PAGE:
VIII—Epicurus on Pleasure, a Complete Life, and Death: A Defence

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Abstract
Epicurus argued that the good life is the pleasurable life. He also argued that ‘death is nothing to us’. These claims appear in tension. For if pleasure is good, then it seems that death is bad when it deprives us of deeply enjoyable time alive. Here, I offer an Epicurean view of pleasure and the complete life which dissolves this tension. This view is, I contend, more appealing than critics of Epicureanism have allowed, in part because it assigns higher value to pleasures that we produce by exercising our rational capacities and by establishing control over our lives.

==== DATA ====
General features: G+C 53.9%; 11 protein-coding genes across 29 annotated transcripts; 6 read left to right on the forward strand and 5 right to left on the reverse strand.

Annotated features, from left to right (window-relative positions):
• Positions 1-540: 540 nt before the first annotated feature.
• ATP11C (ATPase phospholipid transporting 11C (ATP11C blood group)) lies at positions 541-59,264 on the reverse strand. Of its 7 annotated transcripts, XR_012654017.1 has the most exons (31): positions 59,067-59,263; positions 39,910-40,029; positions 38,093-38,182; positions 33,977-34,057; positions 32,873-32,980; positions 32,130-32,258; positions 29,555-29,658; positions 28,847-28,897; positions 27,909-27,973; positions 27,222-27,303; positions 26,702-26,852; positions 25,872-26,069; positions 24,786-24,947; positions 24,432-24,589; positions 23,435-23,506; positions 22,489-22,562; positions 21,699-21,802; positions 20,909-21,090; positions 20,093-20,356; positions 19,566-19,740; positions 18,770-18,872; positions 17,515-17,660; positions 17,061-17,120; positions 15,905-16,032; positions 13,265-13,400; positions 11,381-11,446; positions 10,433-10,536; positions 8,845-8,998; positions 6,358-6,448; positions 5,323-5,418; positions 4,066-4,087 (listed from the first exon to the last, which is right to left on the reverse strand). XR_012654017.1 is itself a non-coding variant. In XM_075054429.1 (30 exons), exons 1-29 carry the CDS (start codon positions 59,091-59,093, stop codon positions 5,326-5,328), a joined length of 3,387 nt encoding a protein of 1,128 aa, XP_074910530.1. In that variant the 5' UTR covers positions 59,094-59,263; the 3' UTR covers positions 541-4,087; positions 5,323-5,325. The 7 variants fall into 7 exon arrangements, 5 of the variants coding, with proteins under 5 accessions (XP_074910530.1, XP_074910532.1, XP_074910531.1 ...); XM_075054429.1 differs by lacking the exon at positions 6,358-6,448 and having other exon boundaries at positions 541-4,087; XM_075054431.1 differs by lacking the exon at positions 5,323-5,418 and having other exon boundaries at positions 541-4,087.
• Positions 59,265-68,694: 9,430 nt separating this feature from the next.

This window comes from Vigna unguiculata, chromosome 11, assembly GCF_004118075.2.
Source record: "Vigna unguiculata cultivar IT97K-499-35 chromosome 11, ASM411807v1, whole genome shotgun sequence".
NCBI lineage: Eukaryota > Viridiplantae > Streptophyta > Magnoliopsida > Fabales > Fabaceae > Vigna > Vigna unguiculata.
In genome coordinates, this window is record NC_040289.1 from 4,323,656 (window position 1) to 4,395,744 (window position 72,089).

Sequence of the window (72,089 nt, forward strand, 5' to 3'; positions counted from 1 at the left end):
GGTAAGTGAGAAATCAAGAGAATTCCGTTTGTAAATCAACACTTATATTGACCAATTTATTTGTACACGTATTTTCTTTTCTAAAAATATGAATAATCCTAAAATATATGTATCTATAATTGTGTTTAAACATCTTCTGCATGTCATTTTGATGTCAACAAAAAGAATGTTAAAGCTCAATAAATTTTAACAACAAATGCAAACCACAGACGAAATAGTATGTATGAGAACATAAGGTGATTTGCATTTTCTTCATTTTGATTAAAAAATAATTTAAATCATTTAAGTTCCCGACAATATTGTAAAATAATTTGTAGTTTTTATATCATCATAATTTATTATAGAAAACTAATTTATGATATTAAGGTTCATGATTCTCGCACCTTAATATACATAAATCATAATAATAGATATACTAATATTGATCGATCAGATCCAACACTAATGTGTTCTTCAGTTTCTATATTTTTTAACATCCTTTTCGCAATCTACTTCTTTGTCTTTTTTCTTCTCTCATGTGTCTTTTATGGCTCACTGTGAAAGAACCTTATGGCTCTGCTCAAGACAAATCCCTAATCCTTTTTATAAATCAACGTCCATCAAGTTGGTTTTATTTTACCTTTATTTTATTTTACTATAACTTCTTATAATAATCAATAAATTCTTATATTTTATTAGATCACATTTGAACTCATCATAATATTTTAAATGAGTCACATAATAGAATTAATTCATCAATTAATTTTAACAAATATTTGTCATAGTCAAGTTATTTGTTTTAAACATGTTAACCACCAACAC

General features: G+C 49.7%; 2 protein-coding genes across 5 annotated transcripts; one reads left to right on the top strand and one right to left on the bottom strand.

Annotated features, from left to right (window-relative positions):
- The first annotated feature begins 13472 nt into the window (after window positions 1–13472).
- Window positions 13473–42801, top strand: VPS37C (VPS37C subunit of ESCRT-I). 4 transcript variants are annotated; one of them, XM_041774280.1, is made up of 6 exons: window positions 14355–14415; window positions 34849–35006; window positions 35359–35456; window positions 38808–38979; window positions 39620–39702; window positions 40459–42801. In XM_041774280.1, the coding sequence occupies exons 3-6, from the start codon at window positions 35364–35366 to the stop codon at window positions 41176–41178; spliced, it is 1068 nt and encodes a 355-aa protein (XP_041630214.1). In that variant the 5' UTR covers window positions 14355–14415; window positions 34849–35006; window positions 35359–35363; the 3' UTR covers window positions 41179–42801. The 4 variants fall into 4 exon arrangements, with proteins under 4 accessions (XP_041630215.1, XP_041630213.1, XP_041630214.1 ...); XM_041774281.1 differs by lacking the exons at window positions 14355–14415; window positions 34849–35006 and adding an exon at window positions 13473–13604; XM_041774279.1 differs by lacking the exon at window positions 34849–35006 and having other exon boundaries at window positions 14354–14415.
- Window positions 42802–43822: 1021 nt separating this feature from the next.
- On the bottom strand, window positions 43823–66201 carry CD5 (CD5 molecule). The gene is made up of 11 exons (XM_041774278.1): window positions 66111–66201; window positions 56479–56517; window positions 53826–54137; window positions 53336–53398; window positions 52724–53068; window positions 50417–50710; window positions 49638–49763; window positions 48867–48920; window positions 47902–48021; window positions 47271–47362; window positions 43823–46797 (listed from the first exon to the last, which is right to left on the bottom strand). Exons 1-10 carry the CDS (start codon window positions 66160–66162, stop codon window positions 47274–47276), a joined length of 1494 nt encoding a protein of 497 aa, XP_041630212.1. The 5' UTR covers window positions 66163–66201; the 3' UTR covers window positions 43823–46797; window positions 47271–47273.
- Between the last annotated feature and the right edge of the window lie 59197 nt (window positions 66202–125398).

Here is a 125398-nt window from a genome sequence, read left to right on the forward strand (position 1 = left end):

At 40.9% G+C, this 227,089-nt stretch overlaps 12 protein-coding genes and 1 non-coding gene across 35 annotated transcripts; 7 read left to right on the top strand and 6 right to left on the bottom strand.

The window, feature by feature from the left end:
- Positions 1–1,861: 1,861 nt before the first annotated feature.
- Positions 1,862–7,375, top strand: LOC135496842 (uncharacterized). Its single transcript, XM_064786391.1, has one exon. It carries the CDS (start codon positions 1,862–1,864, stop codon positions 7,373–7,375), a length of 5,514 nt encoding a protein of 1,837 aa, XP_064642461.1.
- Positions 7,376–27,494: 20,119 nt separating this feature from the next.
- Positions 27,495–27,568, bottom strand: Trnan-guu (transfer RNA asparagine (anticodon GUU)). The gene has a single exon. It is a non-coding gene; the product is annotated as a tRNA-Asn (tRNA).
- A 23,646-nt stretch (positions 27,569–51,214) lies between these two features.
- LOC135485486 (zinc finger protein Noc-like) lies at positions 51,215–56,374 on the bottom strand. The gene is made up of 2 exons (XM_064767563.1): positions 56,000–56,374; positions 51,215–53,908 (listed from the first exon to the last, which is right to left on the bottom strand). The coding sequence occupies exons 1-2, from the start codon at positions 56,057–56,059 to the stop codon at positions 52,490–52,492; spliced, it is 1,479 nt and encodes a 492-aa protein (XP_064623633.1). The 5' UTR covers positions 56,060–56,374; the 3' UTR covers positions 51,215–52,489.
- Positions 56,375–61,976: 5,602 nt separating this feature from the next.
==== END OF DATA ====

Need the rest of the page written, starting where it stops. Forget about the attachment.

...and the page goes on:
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2018
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VOOVOP
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First archival date: 2018-08-05
Latest version: 2 (2018-09-15)
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References found in this work BETA
Alienation, Consequentialism, and the Demands of Morality.Peter Railton - 1984 - Philosophy and Public Affairs 13 (2):134-171.
Epicurus on Sex, Marriage, and Children.Tad Brennan - 1996 - Classical Philology 91:346-52.
Death.Nagel, Thomas

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2018-08-05

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